Medical Device Daily Senior

Inevitability is the word that comes to mind this week, particularly for those who follow the ophthalmology industry, as Novartis (Basel, Switzerland) and Alcon (Huenenberg, Switzerland) have finally agreed on a price for the remaining 23% of Alcon shares that Novartis did not already own.

Novartis has agreed to pay $168 a share for the remaining Alcon shares. The merger consideration will be comprised of a combination of Novartis shares and, if necessary, a cash contingent value amount to result in a total value of $168 a share. The deal is valued at $12.9 billion.

“Inevitable is a good word for it,“ said Larry Haimovitch, president of Haimovitch Medical Technology Consultants (Mill Valley, California) and a regular contributor to Medical Device Daily, who follows this space closely. “It was just really a matter of time. It was very clear that Novartis, at some point, was going to have to . . . come up with a deal that worked for everybody.“

This is the third main stage of the buyout for Novartis. The company bought $10.4 billion worth of Alcon shares from Nestlé (Veve, Switzerland) for $143 a piece in 2008; then it paid Nestlé $28.1 billion, or $180 a share, in August. The average share price of the two transactions was $168, the same deal it is now offering minority shareholders.

“That's all the minority shareholders really hoped to get . . . the same number they paid Nestlé,“ Haimovitch told MDD, later adding “they fought for what was fair and they won.“

Novartis reported its plans to buy Alcon in January at a fixed exchange rate of 2.8 Novartis shares for each Alcon share which had a value of about $142. The independent director committee (IDC) of Alcon's board shot down that proposal based on inadequate value (Medical Device Daily, Jan. 21, 2010). Then in August it first bought Nestlé's 77% share in the company (MDD, Aug. 27, 2010).

Because of the lesser price being offered to the minority shareholders, the IDC called the original proposal “grossly inadequate“ and “fundamentally flawed.“

Tom Plaskett, chairman of Alcon's IDC, told media and investors during a January conference call that the committee had also found “the tactics Novartis has deployed are offensive and demonstrate a profound disrespect for Alcon's minority shareholders.“

The merger is expected to be completed during the first half of 2011. Cravath, Swaine & Moore and Homburger were legal advisers for Alcon, while Sullivan & Cromwell and Pestalozzi, Zurich represented the IDC.

“This agreement is the culmination of a lengthy and robust series of negotiations with Novartis that resulted in a fair value for all stakeholders,“ Plaskett said Wednesday in a statement. “We strongly believe this agreement is in the best interest of Alcon and its shareholders and we are delighted to recommend this negotiated transaction to the Alcon board of directors.“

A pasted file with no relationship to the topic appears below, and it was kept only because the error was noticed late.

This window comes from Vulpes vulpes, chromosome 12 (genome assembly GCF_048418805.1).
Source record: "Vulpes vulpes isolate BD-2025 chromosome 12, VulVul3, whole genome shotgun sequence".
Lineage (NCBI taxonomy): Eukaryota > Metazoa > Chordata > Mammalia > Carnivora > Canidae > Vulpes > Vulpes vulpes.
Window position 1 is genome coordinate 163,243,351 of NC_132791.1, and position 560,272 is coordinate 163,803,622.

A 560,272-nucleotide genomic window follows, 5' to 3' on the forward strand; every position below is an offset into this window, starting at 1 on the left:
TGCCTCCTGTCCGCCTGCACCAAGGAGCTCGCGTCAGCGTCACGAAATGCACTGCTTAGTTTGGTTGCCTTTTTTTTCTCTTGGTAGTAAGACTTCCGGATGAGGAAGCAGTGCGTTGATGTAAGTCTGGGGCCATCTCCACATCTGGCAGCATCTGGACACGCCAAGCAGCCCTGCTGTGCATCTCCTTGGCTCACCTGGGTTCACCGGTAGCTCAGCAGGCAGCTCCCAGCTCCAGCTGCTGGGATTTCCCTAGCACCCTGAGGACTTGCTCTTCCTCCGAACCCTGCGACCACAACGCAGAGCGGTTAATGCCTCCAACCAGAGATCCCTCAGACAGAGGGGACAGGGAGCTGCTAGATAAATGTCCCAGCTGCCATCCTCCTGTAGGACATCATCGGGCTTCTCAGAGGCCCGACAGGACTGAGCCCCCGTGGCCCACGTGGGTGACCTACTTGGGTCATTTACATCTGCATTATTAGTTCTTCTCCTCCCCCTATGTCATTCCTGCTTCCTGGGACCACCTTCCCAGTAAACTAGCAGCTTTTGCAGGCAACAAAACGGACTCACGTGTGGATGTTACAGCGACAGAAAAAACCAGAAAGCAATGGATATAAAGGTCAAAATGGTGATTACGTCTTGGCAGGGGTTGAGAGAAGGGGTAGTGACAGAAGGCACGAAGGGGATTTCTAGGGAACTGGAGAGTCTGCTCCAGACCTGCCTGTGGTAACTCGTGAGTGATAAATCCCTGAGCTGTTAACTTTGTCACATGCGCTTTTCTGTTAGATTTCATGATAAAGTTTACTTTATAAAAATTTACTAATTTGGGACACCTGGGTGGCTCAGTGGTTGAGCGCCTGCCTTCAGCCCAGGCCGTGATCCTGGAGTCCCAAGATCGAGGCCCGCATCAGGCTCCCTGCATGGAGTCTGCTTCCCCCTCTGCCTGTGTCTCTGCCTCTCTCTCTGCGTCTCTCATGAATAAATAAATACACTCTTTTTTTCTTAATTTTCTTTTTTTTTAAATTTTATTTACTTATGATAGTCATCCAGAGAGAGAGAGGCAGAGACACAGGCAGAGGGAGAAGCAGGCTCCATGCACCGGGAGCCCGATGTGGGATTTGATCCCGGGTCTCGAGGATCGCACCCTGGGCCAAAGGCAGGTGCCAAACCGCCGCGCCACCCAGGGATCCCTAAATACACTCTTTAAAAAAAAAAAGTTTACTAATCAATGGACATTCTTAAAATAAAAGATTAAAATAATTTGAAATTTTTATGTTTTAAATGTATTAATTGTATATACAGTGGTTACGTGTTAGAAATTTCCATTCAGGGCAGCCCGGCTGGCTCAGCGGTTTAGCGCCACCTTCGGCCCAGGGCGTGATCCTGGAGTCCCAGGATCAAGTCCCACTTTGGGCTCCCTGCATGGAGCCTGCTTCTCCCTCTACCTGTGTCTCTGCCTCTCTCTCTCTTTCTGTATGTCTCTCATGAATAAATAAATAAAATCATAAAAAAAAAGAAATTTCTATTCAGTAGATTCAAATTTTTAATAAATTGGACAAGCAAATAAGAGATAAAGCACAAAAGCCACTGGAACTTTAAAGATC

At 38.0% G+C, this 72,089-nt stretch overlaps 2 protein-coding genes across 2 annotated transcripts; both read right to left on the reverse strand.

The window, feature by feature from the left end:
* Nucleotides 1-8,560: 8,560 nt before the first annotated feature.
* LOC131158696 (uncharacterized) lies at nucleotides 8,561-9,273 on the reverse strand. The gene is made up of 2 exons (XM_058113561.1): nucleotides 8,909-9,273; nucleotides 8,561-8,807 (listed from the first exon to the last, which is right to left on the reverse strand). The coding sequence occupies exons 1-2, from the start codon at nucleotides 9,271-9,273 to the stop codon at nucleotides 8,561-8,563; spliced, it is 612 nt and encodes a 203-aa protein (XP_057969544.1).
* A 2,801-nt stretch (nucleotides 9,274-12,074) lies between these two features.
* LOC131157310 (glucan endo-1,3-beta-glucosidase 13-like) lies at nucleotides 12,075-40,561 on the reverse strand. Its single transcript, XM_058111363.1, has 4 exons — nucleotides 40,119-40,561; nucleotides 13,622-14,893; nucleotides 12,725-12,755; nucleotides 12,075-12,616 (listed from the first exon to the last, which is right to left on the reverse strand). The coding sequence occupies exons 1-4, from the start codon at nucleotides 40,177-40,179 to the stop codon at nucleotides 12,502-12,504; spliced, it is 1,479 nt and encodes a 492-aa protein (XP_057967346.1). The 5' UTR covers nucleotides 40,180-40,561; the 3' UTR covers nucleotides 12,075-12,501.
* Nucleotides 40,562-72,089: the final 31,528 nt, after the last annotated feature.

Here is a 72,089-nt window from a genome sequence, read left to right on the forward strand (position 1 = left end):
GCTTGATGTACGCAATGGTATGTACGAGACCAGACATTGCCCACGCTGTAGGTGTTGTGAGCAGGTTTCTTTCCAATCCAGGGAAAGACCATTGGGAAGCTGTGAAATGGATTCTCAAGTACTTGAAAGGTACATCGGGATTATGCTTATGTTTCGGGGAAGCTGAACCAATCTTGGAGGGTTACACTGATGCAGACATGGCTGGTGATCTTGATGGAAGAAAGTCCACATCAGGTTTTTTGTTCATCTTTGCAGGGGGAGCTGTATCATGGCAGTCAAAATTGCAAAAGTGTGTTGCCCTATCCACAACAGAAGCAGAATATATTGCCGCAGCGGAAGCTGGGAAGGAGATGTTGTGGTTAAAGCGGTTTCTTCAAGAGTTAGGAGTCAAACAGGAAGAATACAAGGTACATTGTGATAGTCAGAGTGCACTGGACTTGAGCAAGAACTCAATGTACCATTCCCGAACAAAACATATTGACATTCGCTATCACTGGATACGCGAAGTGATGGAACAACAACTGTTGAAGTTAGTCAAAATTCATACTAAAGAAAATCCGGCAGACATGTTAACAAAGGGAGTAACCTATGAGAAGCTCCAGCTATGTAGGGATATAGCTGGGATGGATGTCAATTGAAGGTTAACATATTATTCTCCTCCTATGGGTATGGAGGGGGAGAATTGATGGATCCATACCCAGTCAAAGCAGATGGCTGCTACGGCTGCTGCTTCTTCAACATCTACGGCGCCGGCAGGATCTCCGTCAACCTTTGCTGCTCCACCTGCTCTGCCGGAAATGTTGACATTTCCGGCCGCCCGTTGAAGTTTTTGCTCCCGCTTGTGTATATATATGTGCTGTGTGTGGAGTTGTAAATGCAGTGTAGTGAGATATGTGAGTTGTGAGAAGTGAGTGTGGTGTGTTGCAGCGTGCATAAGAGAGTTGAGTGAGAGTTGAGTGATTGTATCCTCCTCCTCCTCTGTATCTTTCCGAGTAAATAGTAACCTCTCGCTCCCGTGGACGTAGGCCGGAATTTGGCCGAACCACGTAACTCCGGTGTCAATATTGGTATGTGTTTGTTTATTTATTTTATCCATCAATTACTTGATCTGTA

While expressing happiness for Alcon, Haimovitch admitted the deal was sad on a personal level as he watches yet another ophthalmology company get swooped up by a larger company.

“I've said it before and I'll say it again, Novartis is buying a very, very, good company. It's a very well run and very strong company,“ Haimovitch said.

Alcon will become the second largest division within Novartis.

“This merger will create a stronger eye care business with broader commercial reach and enhanced capabilities to develop more new and innovative eye care products that address unmet clinical needs in eye care,“ said Kevin Buehler, Alcon's president/CEO. “The combination of Alcon's deep understanding of the eye care specialty and the broad expertise and scale of Novartis will allow us to address virtually all key areas of eye care with quality products and will position the Alcon business for faster growth.“

According to Novartis, the merger of the two organizations is expected to yield a number of benefits to the company and its customers, including: increased commercial capability to accelerate sales growth and customer support; expanded ability to develop eye care products that reach the market faster; greater patient and market access to advanced technologies; enhanced product development and branding opportunities in contact lenses and solutions; and cost efficiencies that can be reinvested in research and other growth opportunities.

“Alcon is a great strategic fit for Novartis, as a science-based leader in a high growth segment of healthcare. The growth synergies are significant, as Alcon will be the development engine for our best in class research organization in eye care and will leverage the Novartis market access capabilities outside the United States,“ said Novartis CEO Joseph Jimenez. “I am very pleased that we were able to come to this agreement and will be able to provide Alcon employees the full benefits of being part of the Novartis group.“

In other dealmaking activity, Milestone Venture Partners, an early stage venture capital firm with a specialty in digital healthcare investments, reported that its portfolio company, MedPage Today (New York), was acquired by Everyday Health. Financial terms of the transaction were not disclosed.

Amanda Pedersen, 309-351-7774;